I failed you yesterday: not only did I dangle a participle in front of you, very first thing, but I somehow managed to forget to report the biggest story one could find on April 1 (no foolin’): there was a semi-truck that toppled over and caught fire on a highway near Dallas. Its cargo? Toilet paper. An entire semi’s worth of toilet paper, up in flames. Noooo!
Which brings us to the economic winners and losers being chosen by governments across the country, and I can’t help feeling bitter about this. Intellectually I grasp that I should see the greater good in this — as a student of Star Trek, I am well versed with “the needs of the many outweigh the needs of the few (or the one)” — but I am having persistent vision trouble.
I get some of this. Of course companies offering on-line platforms are going to make money and need new employees. Two weeks ago I’d never heard of Zoom and now it’s all the rage — although my friend Matt found information questioning the security and information sharing practices of this platform, which may also be flashing your e-mail address all around the web.
But hardware big-box Lowe’s is hiring 100,000 people nationwide (300 in Colorado) and Kroger, parent company of City Market, is now reporting sales increases of 30 percent while so many other stores are forcibly shuttered.
I am not alone in my bitterness. A man “attending” the same local Zoom meetings about retail in the time of coronavirus —
[I have only recently learned that it is a new, or “novel,” coronavirus that is causing the new disease covid-19, so I probably should not be using the two terms interchangeably, but chances are high I will continue to do so, just as another participle or two might get dangled. I want you to know, none of this makes it right.]
— is extremely vocal each week about his frustration that his one-on-one business interactions have been disallowed, while people are treating the groceries as an antidote to boredom, shopping in packs and letting children roam the aisles unattended. I personally can’t attest or detest (not the right use of that word at all — what has happened to my standards?) to any of this, as I am trying to responsibly avoid transmission vectors.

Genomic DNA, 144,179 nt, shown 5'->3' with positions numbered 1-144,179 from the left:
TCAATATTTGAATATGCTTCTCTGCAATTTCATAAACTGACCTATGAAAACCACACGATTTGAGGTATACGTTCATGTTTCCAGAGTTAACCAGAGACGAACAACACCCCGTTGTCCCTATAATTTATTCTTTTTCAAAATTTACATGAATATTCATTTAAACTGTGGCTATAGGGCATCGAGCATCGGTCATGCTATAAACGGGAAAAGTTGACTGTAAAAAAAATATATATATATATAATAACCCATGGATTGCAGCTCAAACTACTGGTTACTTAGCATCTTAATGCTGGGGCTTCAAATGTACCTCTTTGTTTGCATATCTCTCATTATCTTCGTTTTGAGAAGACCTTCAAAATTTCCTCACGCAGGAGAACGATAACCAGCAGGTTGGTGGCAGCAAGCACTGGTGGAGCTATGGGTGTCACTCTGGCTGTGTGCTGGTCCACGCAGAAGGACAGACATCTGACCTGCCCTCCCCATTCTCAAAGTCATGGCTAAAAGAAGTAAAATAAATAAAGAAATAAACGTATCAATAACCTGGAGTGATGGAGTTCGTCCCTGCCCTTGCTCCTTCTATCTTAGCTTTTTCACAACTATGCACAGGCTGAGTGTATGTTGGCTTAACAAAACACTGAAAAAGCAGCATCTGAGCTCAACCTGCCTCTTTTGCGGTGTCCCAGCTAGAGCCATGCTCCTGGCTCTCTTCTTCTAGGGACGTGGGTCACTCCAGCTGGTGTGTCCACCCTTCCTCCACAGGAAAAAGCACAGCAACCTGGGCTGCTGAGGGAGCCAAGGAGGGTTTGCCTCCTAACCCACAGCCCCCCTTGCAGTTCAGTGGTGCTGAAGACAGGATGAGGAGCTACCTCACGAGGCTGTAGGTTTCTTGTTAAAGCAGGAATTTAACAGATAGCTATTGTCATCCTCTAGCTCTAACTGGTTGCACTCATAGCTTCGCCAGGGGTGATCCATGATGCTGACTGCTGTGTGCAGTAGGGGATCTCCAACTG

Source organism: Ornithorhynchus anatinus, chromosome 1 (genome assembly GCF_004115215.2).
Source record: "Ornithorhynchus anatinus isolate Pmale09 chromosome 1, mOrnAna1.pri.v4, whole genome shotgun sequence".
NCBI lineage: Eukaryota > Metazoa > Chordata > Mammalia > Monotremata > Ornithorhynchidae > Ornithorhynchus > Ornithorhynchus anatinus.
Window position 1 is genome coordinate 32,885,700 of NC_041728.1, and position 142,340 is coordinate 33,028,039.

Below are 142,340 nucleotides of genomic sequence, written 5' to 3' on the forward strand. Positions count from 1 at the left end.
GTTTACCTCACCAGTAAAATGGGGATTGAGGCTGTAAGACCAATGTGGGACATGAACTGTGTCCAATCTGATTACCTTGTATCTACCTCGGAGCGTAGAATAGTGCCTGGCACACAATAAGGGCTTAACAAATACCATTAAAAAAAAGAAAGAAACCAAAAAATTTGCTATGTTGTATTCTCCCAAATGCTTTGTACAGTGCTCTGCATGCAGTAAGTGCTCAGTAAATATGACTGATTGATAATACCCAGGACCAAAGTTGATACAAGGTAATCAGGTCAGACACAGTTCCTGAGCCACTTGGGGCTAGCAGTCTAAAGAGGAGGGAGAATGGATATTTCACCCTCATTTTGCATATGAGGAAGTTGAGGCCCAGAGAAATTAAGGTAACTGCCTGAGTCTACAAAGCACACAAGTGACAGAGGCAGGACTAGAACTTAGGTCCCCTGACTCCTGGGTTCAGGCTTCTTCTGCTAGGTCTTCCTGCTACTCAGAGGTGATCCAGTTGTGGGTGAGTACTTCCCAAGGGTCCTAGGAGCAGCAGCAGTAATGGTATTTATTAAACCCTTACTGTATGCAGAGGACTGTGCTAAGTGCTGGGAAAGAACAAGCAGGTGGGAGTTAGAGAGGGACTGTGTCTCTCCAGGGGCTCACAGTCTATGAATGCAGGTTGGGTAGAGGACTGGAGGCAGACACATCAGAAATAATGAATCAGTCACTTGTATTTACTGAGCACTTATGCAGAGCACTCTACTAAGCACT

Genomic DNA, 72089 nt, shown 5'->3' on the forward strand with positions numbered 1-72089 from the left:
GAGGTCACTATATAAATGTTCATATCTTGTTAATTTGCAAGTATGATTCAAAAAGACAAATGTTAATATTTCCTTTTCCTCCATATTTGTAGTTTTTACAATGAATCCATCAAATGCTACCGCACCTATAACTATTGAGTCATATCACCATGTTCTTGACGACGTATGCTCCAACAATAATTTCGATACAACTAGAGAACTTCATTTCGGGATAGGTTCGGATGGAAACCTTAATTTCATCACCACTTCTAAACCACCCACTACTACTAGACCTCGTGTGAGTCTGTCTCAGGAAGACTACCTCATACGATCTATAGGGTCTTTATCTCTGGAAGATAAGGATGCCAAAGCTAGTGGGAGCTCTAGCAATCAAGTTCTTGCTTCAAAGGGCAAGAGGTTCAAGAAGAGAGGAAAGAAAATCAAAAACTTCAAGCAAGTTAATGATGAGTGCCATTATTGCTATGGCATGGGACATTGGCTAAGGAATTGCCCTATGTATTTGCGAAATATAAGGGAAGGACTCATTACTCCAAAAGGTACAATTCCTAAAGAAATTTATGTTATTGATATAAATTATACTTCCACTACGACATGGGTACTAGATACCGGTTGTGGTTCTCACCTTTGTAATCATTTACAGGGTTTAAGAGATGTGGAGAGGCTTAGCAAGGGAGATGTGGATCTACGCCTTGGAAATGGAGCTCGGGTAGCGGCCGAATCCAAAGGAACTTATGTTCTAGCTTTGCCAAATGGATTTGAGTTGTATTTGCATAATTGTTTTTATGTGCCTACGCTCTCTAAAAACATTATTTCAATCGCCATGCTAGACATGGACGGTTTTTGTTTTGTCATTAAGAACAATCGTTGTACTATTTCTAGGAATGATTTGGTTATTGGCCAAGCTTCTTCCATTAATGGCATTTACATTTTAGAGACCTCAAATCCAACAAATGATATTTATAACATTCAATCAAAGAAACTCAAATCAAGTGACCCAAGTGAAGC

But my co-worker Vann, also trying to behave responsibly, expressed outrage at seeing a family of five (mom, dad, three kids) ambling through the aisles at City Market. How is this helping?
What I want, and what the man on my video meetings wants, is for this pain to be more equitable. We are not asking for business as usual, but if we are being forced into restrictions that could easily mark the end of our businesses, why are there no restrictions on the bigger stores that have better resources to draw on?
The two banks across the street from me, neither with a drive-up presence, both figured out fairly quickly how to offer walk-up windows. But when City Market’s on-line option is overrun, instead of the county telling City Market to figure it out, they capitulated, and the public health order puts the onus on us, the consumers: if you are not 60 years of age, you have to go into the store. Don’t forget to bring your kids!
If mandated, City Market could try thinking outside the box, just as every downtown merchant has been forced to. Pull people off the check-out lines and make them grocery pickers. Allocate more spaces in your parking lot for the on-line pick-ups. Or, as Carol suggested, turn your back door into the loading area, so that people could just drive through without encumbering the city’s worst parking lot at all. Any of these options would be safer for employees and the public.